Monday, July 23, 2007


We have come to a fork in the road, where one of two chapters in the city will be written. To the left, we find a city which is more expensive to live in, but where we have excellent municipal services provided for us. To the right, we have a city which is more affordable, but where we have to provide ourselves with the services that we used to receive.

The issue of the budget crisis and its effect on the TTC has spawned unprecedented discussion on websites like BlogTO, Torontoist and Steve Munro's Website. Perhaps it is political grandstanding, and using a doomsday scenario to move civic leaders to action, but perhaps, this is the situation we face. We've known for years that the cost of providing city services we use was out-pacing revenue - and that eliminating free coffee at council meetings wasn't going to be enough to solve the crisis.

Truly, we have three clear options, because we cannot gamble on the province offering handouts. The cost of losing that bet is too great. The premier is on record saying that he will not offer any more financial support to Toronto - and although a provincial election looms, this is the devil we know.

That leaves us at service cuts, tax increases or a mixture of both.

It won't surprise you to know that I do not support any cuts to the TTC in particular, and hope that cuts to other city services can be avoided at all costs. We were just starting to build momentum in rebuilding the system, and the proposed action will bring us back to the Harris days. I don't buy the argument that raising taxes will cause a mass exodus into the suburbs. Money isn't the only reason people do what they do, and its not the only reason they live in the city of Toronto.

There is a movement at city hall to reopen the debate about the new taxes. If council is recalled, I hope that the elected officials ignore partisan lines, political gains and personal vendetta, and look deeply within themselves to answer to question: "What kind of city do you want to live in?"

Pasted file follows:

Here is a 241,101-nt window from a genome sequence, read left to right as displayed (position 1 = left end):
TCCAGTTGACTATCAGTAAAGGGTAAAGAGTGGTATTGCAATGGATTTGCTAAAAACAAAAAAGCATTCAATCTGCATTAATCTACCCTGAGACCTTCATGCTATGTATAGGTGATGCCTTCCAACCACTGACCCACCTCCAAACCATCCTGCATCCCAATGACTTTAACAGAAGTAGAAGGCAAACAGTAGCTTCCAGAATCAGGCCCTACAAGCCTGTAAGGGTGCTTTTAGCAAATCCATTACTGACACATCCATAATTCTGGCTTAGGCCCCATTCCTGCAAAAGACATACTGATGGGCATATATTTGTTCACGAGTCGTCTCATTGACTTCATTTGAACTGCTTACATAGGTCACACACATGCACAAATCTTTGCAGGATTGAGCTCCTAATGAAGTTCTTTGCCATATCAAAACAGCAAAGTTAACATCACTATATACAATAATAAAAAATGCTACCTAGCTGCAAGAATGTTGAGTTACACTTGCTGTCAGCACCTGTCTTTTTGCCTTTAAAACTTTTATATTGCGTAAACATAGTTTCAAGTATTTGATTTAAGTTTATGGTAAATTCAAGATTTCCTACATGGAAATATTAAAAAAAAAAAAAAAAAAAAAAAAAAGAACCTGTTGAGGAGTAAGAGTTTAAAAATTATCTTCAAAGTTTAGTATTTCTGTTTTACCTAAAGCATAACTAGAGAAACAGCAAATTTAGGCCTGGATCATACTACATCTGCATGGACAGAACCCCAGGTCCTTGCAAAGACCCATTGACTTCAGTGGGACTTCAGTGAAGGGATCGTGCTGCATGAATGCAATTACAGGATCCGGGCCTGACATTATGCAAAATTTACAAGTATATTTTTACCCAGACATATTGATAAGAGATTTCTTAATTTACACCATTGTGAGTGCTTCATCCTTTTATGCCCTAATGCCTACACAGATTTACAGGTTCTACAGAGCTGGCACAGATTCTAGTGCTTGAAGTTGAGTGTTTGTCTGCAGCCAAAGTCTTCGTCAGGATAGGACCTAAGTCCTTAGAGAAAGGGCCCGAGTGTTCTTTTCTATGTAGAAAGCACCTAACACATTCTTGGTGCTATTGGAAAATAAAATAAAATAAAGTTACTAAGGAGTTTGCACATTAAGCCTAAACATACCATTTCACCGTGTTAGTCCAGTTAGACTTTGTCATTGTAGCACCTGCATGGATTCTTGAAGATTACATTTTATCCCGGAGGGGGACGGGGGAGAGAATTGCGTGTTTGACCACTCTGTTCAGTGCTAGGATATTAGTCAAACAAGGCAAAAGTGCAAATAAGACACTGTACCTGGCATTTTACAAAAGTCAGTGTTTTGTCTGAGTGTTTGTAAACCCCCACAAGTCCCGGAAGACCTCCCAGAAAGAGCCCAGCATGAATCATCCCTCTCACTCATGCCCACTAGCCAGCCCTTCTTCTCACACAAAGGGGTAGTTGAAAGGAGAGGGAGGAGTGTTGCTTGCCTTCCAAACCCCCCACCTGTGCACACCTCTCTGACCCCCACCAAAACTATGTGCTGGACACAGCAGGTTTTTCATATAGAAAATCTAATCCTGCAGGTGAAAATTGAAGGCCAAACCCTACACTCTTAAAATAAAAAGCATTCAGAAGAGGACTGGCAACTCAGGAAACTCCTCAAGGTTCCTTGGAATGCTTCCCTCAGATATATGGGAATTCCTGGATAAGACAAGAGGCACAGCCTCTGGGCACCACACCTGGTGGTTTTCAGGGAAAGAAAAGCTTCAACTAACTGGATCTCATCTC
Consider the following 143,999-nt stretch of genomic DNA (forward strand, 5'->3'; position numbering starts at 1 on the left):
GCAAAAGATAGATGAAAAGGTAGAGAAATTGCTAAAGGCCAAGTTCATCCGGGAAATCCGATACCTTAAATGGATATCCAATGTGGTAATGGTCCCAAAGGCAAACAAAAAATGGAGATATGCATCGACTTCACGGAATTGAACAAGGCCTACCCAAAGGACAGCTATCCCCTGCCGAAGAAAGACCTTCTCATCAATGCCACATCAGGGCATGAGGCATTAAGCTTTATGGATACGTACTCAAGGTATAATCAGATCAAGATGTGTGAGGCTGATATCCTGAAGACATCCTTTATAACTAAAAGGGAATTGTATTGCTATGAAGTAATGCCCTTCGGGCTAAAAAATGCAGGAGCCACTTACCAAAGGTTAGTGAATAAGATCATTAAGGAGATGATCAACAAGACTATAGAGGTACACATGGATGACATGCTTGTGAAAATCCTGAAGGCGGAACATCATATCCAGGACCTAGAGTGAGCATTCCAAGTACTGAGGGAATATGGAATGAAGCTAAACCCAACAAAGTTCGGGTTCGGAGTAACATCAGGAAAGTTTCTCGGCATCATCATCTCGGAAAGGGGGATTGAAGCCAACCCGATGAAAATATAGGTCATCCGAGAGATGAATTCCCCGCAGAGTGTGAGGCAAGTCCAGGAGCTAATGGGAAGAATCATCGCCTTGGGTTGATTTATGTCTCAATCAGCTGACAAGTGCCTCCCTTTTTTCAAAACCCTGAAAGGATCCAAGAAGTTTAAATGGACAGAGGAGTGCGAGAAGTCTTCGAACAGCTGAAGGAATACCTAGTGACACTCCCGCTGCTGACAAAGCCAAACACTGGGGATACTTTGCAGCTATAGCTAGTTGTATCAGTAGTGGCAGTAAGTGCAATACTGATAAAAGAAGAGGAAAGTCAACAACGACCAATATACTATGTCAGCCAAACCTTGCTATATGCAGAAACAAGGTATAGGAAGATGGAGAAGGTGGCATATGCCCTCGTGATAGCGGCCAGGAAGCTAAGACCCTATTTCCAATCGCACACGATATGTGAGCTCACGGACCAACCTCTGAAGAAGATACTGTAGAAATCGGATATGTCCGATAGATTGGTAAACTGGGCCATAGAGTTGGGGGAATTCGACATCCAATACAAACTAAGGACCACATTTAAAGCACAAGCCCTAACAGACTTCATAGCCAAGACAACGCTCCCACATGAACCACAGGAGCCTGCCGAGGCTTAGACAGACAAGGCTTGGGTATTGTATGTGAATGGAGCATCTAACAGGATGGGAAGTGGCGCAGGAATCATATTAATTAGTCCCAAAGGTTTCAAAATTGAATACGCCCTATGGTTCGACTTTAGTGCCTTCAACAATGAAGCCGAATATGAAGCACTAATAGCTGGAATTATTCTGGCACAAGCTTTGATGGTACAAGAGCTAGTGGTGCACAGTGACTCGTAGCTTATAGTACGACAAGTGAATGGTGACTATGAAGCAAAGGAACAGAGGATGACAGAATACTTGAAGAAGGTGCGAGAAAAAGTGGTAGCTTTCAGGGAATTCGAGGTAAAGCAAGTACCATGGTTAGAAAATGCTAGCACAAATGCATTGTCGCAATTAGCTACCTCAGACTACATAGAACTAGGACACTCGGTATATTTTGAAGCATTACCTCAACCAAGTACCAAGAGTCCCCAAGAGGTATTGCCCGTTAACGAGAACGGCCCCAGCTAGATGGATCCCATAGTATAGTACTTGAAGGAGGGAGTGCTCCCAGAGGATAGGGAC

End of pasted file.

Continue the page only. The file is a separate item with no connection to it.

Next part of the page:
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At 7/26/2007 5:46 p.m. , Blogger Adeel Ahmad said...

Property taxes in Toronto are lower than they are in most other municipalities. If a marginal tax increase in absolute terms is enough to drive Torontonians out of the city, then so are drastic reductions to services.

I can't believe councillors oppose the tax increase and come up with high-profile but largely meaningless reductions in spending (see Ford, Rob).

At 7/26/2007 8:32 p.m. , Blogger Andrae Griffith said...

By Ford's arguments, we should eliminate the mayor and city council. Salaries and expense account savings would be around $10 million (based on $200,000 per person). That will do wonders to solve the budget shortfall of $500 million...

At 7/26/2007 8:34 p.m. , Blogger Andrae Griffith said...

I must also applaud the library board, who has cut $1.2 million from their budget, without any deferrals or conditions.

At 7/27/2007 11:28 p.m. , Blogger VillageMayor said...

The problem with tax increases is that there are a lot of low income families in the city. A 1% increase is very significant for many. Hence, taxing the wealthy who want to move into the city through land transfer taxes.

At 7/28/2007 12:37 a.m. , Blogger Andrae Griffith said...

Personally, I prefer income taxes to property taxes. It ensures that those who cannot afford to pay taxes can still afford to live in the city where services are more easily accessible (reducing the need for fixed income families to own a car). However, it has to be applied across the province. I don't believe in the mass exodus theory proposed by many of the right-wing members of council, but switching to an income tax scheme only within Toronto might make that a reality.


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